Fictionalizing History

In her novel Lainey of the Door Islands, Judy DuCharme brings history to life. Here, she shares the ins and outs of staying true to historical facts while using literary license to give fiction readers a great read. She has agreed to give a free e or paperback book to one commenter.

Lainey of the Door Islands uniquely tells the history of Door County in the late 1800s. I live in this huge tourist area, host to approximately three million visitors every year. Before I wrote Lainey, my seventh book, it just seemed time for a local book set in a place so many people love. 

I pondered and prayed and then one day the beginning dropped into my spirit and I sat down and typed the first several thousand words in one sitting. I said to my husband, “I’m writing and I can’t stop.”

Then began the research. I had already visited the islands at the tip of Door County and several lighthouses, but now I revisited with notebook and camera (phone) in hand. I doublechecked stories I heard, talked with those who knew the history and acquired books that told about the lighthouses and shipwrecks.

I believe I did thorough research, but chose to not be bound to getting every single detail into the story. While being accurate, I allowed myself to embellish and weave the history into the story. Hopefully I didn’t info dump or drag through tons of background. It’s a tricky walk at times, but that’s where practice and critique groups help. Be sure to join critique groups – you need their eyes and instincts.

It’s important to realize that sometimes a line or two, a quick reference in the dialogue, can provide a great deal of information of the history and the setting. When I write first drafts, I often neglect the setting description as I just want to tell the story. I then must go back and provide that. I still need some reminders, but am much more aware than when I began writing fiction.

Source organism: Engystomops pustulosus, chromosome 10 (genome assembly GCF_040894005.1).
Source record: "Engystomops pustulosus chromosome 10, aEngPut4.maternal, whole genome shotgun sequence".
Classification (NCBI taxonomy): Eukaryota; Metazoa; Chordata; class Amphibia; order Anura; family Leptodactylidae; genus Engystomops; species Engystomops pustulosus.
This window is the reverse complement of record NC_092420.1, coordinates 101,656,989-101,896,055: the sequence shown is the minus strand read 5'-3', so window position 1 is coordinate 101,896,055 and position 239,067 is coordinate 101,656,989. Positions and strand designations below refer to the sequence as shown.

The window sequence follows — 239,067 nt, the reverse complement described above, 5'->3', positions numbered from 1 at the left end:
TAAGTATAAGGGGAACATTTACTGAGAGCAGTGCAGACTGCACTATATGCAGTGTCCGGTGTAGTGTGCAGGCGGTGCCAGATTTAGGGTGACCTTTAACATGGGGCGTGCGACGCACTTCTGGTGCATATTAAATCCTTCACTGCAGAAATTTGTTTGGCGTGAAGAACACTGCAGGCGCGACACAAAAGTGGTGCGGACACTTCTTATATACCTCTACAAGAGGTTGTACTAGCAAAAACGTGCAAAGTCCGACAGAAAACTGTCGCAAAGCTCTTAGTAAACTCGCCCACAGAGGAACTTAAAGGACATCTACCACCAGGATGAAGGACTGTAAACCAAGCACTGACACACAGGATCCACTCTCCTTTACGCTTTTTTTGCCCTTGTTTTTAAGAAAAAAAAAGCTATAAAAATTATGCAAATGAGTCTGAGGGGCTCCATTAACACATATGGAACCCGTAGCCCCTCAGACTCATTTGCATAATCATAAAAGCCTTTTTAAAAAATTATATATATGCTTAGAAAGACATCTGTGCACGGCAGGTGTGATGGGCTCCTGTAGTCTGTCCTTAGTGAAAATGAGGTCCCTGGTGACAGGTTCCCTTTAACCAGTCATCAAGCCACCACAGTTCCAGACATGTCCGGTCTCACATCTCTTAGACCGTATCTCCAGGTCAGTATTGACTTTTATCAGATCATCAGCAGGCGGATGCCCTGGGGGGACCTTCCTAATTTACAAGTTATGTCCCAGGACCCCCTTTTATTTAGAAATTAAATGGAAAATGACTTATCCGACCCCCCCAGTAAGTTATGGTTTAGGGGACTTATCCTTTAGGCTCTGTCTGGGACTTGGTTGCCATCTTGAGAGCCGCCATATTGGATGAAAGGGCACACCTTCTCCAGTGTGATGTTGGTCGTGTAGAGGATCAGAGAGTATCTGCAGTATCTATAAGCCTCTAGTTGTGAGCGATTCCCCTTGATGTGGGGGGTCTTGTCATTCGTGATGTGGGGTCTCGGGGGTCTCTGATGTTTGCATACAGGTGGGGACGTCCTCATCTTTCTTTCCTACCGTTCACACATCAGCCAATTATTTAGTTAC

Remember, in your author notes, you can inform the reader that you changed a few dates, adjusted a bit of the setting. I don’t know if it’s a term, but I say I fictionalized it. You want to keep the spirit of the story, the strength, hardships, and joys of the people.

An added benefit to a local historical story is that it encourages travel to the area. I have friends who loved to go to Prince Edward Island because that’s where Anne of Green Gables took place. Hence, I made Lainey a tour guide and did 30-60 second videos of the places where she spent time in the book, posted them on Facebook, and encouraged people to also visit those places. 

Here’s my advice: do the research with enjoyment, physically visiting the places, then embellish and weave those facts into your story. I think you’ll like the result and others will too.

Judy DuCharme grew up with Lake Huron next to her back yard and has always loved the water. She, her husband, daughter, and son moved to Door County in 1984. After teaching 5th Grade at Gibraltar School for 22 years, Judy followed the calling that tugged at her all her life to write. Lainey of the Door Islands is her 7th published book and she is the recipient of numerous awards. She also writes for Guideposts Magazine. If you visit Door County, you may find her hiking in the woods, jet skiing on the bay, worshipping at her church, teaching a Bible study, cheering for the Green Bay Packers, playing with her amazing grandson, or sitting outside enjoying the beauty around her.

Connect with Judy here:,              

5 thoughts on “Fictionalizing History

  1. Hi Judy. Wonderful blog post! I love lighthouses, stories of lighthouse keepers,and historical fiction, so I am definitely interested in reading your book. Thanks also for the reminder about enjoying your research by visiting the places you write about. I have always loved doing that also. I’ll have to check out your videos on Facebook. Those are a great idea and really promote the book and gain fans!

    All my best,

    • Thank you, Barbara! There are several aspects of the whole writing and publishing process that aren’t always enjoyable — editing for me. And research at times can be tedious, but taking it to the next level of enjoyment truly is a blessing in our writing. And it’s so much fun to learn history in the novels we read.

  2. Wonderful to “get a peek behind the curtain” of how a successful fictionalized historical book comes together. As a non-fiction writer, I too love to research and make sure I represent the facts accurately. I love how you can meld the art of creative writing with facts to tell a story. A master weaver of words I should think. God’s blessings.

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